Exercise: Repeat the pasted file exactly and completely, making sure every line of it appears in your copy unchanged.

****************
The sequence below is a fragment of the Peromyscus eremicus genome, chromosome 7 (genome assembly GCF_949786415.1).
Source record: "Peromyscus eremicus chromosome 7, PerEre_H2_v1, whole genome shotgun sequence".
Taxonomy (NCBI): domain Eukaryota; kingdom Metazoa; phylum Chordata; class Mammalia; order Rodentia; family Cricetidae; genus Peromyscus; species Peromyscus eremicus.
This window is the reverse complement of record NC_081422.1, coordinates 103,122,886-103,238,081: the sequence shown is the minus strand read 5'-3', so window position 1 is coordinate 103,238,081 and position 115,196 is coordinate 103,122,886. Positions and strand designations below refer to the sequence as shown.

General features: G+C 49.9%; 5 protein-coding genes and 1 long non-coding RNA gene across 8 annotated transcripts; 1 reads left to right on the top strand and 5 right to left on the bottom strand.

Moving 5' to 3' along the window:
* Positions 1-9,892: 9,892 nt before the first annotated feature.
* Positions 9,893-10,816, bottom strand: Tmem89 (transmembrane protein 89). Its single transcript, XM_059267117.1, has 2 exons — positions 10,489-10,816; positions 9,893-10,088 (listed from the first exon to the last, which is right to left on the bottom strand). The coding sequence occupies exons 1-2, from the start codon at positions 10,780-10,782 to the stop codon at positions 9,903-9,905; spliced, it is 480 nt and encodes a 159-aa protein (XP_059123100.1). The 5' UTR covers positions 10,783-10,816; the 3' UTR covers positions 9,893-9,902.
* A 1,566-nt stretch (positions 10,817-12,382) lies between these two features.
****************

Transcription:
The sequence below is a fragment of the Peromyscus eremicus genome, chromosome 7 (genome assembly GCF_949786415.1).
Source record: "Peromyscus eremicus chromosome 7, PerEre_H2_v1, whole genome shotgun sequence".
Taxonomy (NCBI): domain Eukaryota; kingdom Metazoa; phylum Chordata; class Mammalia; order Rodentia; family Cricetidae; genus Peromyscus; species Peromyscus eremicus.
This window is the reverse complement of record NC_081422.1, coordinates 103,122,886-103,238,081: the sequence shown is the minus strand read 5'-3', so window position 1 is coordinate 103,238,081 and position 115,196 is coordinate 103,122,886. Positions and strand designations below refer to the sequence as shown.

General features: G+C 49.9%; 5 protein-coding genes and 1 long non-coding RNA gene across 8 annotated transcripts; 1 reads left to right on the top strand and 5 right to left on the bottom strand.

Moving 5' to 3' along the window:
* Positions 1-9,892: 9,892 nt before the first annotated feature.
* Positions 9,893-10,816, bottom strand: Tmem89 (transmembrane protein 89). Its single transcript, XM_059267117.1, has 2 exons — positions 10,489-10,816; positions 9,893-10,088 (listed from the first exon to the last, which is right to left on the bottom strand). The coding sequence occupies exons 1-2, from the start codon at positions 10,780-10,782 to the stop codon at positions 9,903-9,905; spliced, it is 480 nt and encodes a 159-aa protein (XP_059123100.1). The 5' UTR covers positions 10,783-10,816; the 3' UTR covers positions 9,893-9,902.
* A 1,566-nt stretch (positions 10,817-12,382) lies between these two features.